Ireland and the European Union
- Ben TonraBen TonraSchool of Politics and International Relations, University College Dublin
Ireland joined the European Communities—as they were known then—in 1973, alongside the United Kingdom and Denmark. In many ways, that membership was defined by the bilateral British-Irish relationship. Ireland was, to all intents and purposes, an underdeveloped appendage of the British economy, and membership alongside the United Kingdom was deemed by most of the Irish political and economic establishment as virtually axiomatic. Irish policy makers, however, took full advantage of the opportunities offered by membership; in particular the Common Agricultural Policy, the direct transfers that derived from cohesion, regional and structural funding, and the opportunity to present the country as a successful location for Foreign Direct Investment (FDI) with access to the entire European market. Irish policy makers also positioned themselves rhetorically close to the heart of European construction, which had the added value of creating an Irish antithesis to Britain’s ongoing European discontents.
There are perhaps four key themes to be analyzed with respect to Ireland and its membership of the European Union. The first is the question of a small state and its sovereignty. As a former colony, with a bitter experience of imperialism and a strong sense of independence, Ireland’s pooling of sovereignty with its European partners has most often been presented as a desirable trade-off between legal, formal sovereignty and effective sovereignty. Having a seat at the main table—alongside the former imperial hegemon—was deemed to be a major advance, one that allowed the state more effectively to pursue its interests—including the resolution of conflict on the island of Ireland. The 2008 financial collapse, and Ireland’s experience of the EU-led troika briefly challenged that narrative. Subsequently, the support given by the EU26 to a resolution of post-Brexit border relations on the island substantially reinforced Ireland’s European commitment.
A second theme of inquiry is that of Irish economic development within the European Union. In contrast to other similarly under-developed states and regions in the EU, Ireland is seen by many as something of a poster child for making a success of EU membership. In the run-up to the 2004 enlargement and shortly thereafter, Dublin was a magnet for central European and Mediterranean states looking to replicate the success of the so-called “Celtic Tiger.” Debate persists, however, on the precise balance of costs and benefits deriving from the model of economic development pursued by the Irish state, the role of Irish government policy therein, and consistency between Irish and EU policy priorities, especially in the field of corporate taxation and the regulation of large multinationals.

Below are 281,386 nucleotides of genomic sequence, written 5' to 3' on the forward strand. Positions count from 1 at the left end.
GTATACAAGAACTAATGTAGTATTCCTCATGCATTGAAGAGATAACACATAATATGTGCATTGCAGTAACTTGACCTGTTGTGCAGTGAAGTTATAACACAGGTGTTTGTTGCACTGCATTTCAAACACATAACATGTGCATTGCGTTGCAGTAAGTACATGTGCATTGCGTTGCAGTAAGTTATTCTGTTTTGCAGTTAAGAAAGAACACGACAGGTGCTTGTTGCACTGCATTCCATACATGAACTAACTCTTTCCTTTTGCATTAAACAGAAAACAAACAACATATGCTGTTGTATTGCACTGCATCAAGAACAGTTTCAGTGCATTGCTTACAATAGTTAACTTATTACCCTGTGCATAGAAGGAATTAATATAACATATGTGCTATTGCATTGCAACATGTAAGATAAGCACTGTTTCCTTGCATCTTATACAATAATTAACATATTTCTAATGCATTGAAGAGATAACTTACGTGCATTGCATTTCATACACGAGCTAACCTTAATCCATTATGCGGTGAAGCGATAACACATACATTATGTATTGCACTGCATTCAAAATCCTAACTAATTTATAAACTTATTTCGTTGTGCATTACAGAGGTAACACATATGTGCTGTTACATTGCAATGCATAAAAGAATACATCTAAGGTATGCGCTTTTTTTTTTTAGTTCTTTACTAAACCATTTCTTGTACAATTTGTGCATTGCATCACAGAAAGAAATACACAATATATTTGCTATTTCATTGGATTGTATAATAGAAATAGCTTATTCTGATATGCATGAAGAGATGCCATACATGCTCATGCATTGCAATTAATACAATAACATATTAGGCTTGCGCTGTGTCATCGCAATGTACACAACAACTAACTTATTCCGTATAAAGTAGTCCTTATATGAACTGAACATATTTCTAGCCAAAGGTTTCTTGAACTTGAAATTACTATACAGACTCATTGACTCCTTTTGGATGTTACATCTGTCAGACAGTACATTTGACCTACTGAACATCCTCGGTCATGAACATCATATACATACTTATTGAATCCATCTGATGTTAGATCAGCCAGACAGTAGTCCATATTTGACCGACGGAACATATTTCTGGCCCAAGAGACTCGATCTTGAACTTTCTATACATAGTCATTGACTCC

A third theme of inquiry is the intersection of local, national, and European democracy. Once membership was secured, the European Union became a central and largely uncontested fact of Irish political life. Early constitutional referenda authorizing ratification of EC and then EU treaty changes, while vigorously contested, were overwhelmingly won by coalitions of the mainstream political parties and sectoral interest groups. With both the Nice (2001) and Lisbon (2007) treaties, however, ambivalence, antagonism, and complacency combined initially to thwart ratification. The gap between popular opinion on EU treaty change, which ultimately divided roughly 60/40 in favor, and the near unanimity among political elites and sectoral interests, opened a conversation on the relationship between local, national, and European democracy, which is as yet unresolved, but which many see as having further centralized policy making and distanced it from effective democratic control.
A fourth theme is that of Ireland and Europe in the world. Ireland joined the European Communities with no expressed reservations on its further political integration, but as the only non-member of NATO. During those initial debates, economic arguments overwhelmingly predominated, but the political issues were aired and the implications for Ireland’s traditional military neutrality were robustly discussed. The subsequent membership of other non-aligned states ought, on the face of things, to have made Ireland’s position all the more secure. Thus, with a long and popular history of UN peacekeeping and active international engagement, the development of European foreign, security, and defense policies should not have proven to be problematic. In fact, neutrality, security, and defense remain neuralgic issues for Ireland within the European Union and have contributed in a very modest way to the challenges faced by the Union in its attempts to craft a coherent and credible common security and defense policy. This speaks to debates surrounding Ireland’s proper place in the world, the lessons of its own history and the perceived capacity for smaller states to shape the international community.
These four themes underpin much research and analysis on Ireland as a member of the European Union. In an unstable contemporary climate, with many well-established expectations under threat, they also serve to identify the pathways available to navigate beyond political and economic instability both for Ireland and the wider European project.